By Albert Franquesa, Principal Consultant, GFT
In 2012 we saw many cases where public companies were hit by social networks causing major headaches and even impacting their business decisions and forced them to make changes.
As an example, take Bank of America, which announced an additional $5 a month fee for debit cards holders. One person started a petition on the social networks requesting Bank of America to revert this decision. In a few days, 300,000 people had joined the group. Following the social network feedback, the Bank of America ditched its plans on the maintenance fee. The so called ‘social effect’ forced the bank to react quickly, whilst being closely-monitored by the media and society. And what is worse, causing a reputational impact – which can be difficult to recover from.
Today, when anyone can see themselves as an amateur reporter, via twitter or similar social networking tools, the risk to a company’s reputation is even greater. A tweet from an influential person, or a group of people re-tweeting a bad experience with a retail bank can cause lasting damage if the organisation doesn’t act fast. In addition, an errant tweet from an official company account could negatively affect a trade or client relationship. For highly regulated industries, social media can be a legal minefield.
On top of this, one cannot ignore the cultural change that is needed within public companies to adapt to the social media revolution. Everyone needs to be onboard as soon as possible. The social media strategy is a matter for the whole company, from the boardroom down, and simply a specific department. Companies need to manage social networks and share the responsibility throughout the organisation
There are many solutions that public companies are already putting in place by using a range of different products and technologies, and setting up specific departments within the business to monitor and solve these sorts of problems.
Wouldn’t it thus be a good idea to detect all the tweets that mention a company specifically and process them accordingly in a workflow type tool? Identifying the relevant tweets and acting fast is not difficult. But when it comes to certain, specific actions being the responsibility of specific departments, and depending on the nature of the tweet, this simple scenario can get very complex. Additionally, we must remember that regulators can ask for evidence on how a customer in a regulated industry acts using social media. All activity must be recorded and archived.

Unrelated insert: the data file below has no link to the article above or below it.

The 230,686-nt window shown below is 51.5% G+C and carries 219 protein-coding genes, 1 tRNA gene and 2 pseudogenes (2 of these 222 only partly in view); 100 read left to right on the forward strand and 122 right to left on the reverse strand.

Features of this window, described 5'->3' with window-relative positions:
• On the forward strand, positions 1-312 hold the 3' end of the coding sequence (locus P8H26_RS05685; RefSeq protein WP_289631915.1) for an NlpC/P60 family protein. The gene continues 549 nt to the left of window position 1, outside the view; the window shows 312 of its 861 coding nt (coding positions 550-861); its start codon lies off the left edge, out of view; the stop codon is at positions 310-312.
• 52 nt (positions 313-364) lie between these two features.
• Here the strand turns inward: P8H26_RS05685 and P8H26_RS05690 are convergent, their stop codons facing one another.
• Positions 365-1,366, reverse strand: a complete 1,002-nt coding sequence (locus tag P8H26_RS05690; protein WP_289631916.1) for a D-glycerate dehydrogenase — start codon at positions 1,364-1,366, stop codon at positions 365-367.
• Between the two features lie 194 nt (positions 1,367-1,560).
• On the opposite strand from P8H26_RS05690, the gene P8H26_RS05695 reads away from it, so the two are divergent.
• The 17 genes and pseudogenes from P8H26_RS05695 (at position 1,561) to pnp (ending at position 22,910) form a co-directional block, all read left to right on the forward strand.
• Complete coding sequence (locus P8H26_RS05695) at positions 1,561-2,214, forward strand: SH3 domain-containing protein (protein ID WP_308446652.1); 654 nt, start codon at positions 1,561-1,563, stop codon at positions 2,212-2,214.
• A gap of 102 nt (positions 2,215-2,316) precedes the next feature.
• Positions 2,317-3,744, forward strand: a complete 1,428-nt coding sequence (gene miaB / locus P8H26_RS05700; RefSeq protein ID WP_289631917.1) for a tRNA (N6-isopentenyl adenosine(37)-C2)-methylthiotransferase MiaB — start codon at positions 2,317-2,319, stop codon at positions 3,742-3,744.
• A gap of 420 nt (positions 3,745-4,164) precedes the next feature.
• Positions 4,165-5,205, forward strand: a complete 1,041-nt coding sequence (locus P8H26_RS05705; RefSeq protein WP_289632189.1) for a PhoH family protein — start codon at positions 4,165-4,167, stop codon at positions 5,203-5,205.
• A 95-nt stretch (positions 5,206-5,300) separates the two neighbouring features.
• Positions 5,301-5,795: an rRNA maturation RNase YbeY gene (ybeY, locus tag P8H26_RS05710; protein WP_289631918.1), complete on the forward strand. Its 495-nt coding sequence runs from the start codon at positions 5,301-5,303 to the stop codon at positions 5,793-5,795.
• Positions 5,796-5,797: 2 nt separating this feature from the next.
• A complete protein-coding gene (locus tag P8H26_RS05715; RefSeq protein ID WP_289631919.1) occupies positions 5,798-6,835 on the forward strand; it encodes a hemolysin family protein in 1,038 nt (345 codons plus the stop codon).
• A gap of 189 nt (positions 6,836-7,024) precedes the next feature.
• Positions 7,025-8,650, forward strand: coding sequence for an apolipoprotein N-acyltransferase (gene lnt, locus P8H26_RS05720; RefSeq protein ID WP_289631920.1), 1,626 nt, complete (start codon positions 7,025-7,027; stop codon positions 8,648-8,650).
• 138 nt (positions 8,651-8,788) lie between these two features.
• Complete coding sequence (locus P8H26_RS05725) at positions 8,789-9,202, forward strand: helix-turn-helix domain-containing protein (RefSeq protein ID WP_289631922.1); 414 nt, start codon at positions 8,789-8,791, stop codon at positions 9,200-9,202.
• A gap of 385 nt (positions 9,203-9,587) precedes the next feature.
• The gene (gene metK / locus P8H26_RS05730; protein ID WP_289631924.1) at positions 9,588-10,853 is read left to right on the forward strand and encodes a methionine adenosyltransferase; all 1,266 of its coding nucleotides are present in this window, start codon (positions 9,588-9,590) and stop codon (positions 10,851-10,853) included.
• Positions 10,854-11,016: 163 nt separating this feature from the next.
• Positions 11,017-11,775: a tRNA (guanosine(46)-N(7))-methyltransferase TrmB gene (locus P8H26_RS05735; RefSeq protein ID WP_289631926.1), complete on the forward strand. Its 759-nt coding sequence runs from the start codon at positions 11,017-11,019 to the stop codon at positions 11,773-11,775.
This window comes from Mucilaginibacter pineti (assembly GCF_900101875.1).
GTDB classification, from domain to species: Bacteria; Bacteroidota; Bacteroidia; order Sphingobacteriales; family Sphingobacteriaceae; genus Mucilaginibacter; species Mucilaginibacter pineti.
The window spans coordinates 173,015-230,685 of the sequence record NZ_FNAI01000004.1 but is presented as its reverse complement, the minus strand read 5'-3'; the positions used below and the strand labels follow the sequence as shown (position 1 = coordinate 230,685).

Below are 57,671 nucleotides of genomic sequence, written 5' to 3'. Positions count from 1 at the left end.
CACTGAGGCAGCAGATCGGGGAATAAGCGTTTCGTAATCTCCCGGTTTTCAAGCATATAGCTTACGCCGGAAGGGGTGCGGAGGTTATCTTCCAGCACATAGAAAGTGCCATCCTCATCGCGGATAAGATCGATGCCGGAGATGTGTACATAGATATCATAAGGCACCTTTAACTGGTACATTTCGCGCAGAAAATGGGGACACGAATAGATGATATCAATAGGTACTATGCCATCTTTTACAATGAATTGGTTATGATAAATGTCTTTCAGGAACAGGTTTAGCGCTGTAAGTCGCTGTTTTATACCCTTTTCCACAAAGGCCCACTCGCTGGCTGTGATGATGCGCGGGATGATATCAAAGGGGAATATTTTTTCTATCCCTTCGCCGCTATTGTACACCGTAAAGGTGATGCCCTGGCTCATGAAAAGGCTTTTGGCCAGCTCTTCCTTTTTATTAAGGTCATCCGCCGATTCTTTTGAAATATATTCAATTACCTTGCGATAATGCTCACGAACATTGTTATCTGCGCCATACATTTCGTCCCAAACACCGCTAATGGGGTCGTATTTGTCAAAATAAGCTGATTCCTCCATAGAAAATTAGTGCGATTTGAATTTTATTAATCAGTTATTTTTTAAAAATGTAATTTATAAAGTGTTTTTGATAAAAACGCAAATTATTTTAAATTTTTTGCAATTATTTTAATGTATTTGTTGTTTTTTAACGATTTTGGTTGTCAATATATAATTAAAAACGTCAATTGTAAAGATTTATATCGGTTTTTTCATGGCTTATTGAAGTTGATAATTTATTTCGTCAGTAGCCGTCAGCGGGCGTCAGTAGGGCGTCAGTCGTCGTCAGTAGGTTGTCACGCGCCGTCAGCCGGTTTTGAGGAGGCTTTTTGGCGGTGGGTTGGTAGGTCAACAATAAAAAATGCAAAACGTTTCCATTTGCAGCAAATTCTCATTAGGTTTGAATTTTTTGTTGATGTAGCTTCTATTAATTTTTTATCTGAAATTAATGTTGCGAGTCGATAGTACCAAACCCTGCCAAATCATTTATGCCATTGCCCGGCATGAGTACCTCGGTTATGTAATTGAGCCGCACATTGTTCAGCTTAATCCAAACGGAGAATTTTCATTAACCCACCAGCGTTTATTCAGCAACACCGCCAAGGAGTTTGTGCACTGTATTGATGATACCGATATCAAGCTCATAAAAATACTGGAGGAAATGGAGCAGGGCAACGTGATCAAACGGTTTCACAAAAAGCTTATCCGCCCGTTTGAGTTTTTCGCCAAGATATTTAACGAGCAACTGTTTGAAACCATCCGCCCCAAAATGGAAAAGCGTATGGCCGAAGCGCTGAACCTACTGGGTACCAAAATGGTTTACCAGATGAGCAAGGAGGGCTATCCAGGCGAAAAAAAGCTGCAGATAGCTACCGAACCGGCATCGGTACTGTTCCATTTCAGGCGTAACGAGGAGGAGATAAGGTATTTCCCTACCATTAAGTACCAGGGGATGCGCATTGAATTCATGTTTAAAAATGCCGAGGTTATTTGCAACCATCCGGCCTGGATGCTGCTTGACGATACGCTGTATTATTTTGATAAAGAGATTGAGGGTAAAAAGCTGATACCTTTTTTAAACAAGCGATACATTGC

Recently one of our customers came to us wanting to capture all their relevant tweets and then process them accordingly, filtering out to the appropriate departments (legal, risk, compliance, marketing, etc.). This was achieved using ServiceNow, an ITSM SaaS and PaaS tool. The solution loads tweets into the tool and sorts them accordingly: archive, monitor and act, based on specific metadata fields, such as message content, social profiles and dates. The customisable workflow means that it can be adapted to a client organisation’s way of working. From each tweet a task can be created for the risk department, an incident for the helpdesk or simply notify the marketing department about a specific feedback on a campaign it recently launched. Reports for teams can be added as required.
Managing these tweets in time (and broadly speaking any social media content) can help to manage a client’s reputational and compliance risks, while helping meet the regulators requirements.
We recognise that there are now a host of companies communicating with existing and potential customers via social media channels, and this will only increase. Such customer interaction has major benefits, but companies must realise that such communication happens in an informal and insecure environment which poses some very unique challenges that companies must plan for, if they don’t want to be caught out.